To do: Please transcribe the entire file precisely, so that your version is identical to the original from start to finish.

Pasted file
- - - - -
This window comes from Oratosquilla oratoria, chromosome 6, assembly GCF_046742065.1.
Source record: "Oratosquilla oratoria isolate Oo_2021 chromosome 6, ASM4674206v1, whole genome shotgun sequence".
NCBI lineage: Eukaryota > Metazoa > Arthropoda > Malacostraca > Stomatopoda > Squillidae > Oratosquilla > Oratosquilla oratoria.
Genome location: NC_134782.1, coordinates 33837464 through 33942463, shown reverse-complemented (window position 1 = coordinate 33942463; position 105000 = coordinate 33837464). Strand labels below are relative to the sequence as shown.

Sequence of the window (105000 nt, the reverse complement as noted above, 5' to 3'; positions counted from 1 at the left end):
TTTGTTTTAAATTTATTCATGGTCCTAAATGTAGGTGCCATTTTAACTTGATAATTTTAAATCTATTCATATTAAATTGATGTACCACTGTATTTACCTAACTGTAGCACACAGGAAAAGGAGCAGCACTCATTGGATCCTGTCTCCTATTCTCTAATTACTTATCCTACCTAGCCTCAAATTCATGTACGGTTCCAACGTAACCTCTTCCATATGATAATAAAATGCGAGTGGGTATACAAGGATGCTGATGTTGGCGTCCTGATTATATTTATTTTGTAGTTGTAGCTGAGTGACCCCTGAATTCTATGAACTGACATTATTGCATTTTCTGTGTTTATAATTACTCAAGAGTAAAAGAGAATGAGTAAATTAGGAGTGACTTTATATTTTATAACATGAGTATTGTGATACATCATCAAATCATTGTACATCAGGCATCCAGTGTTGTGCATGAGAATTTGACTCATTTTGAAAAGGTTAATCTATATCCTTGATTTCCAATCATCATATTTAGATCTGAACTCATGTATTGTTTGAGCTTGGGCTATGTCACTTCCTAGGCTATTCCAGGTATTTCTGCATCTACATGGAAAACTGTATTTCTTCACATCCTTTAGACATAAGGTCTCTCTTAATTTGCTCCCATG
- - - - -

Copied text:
This window comes from Oratosquilla oratoria, chromosome 6, assembly GCF_046742065.1.
Source record: "Oratosquilla oratoria isolate Oo_2021 chromosome 6, ASM4674206v1, whole genome shotgun sequence".
NCBI lineage: Eukaryota > Metazoa > Arthropoda > Malacostraca > Stomatopoda > Squillidae > Oratosquilla > Oratosquilla oratoria.
Genome location: NC_134782.1, coordinates 33837464 through 33942463, shown reverse-complemented (window position 1 = coordinate 33942463; position 105000 = coordinate 33837464). Strand labels below are relative to the sequence as shown.

Sequence of the window (105000 nt, the reverse complement as noted above, 5' to 3'; positions counted from 1 at the left end):
TTTGTTTTAAATTTATTCATGGTCCTAAATGTAGGTGCCATTTTAACTTGATAATTTTAAATCTATTCATATTAAATTGATGTACCACTGTATTTACCTAACTGTAGCACACAGGAAAAGGAGCAGCACTCATTGGATCCTGTCTCCTATTCTCTAATTACTTATCCTACCTAGCCTCAAATTCATGTACGGTTCCAACGTAACCTCTTCCATATGATAATAAAATGCGAGTGGGTATACAAGGATGCTGATGTTGGCGTCCTGATTATATTTATTTTGTAGTTGTAGCTGAGTGACCCCTGAATTCTATGAACTGACATTATTGCATTTTCTGTGTTTATAATTACTCAAGAGTAAAAGAGAATGAGTAAATTAGGAGTGACTTTATATTTTATAACATGAGTATTGTGATACATCATCAAATCATTGTACATCAGGCATCCAGTGTTGTGCATGAGAATTTGACTCATTTTGAAAAGGTTAATCTATATCCTTGATTTCCAATCATCATATTTAGATCTGAACTCATGTATTGTTTGAGCTTGGGCTATGTCACTTCCTAGGCTATTCCAGGTATTTCTGCATCTACATGGAAAACTGTATTTCTTCACATCCTTTAGACATAAGGTCTCTCTTAATTTGCTCCCATG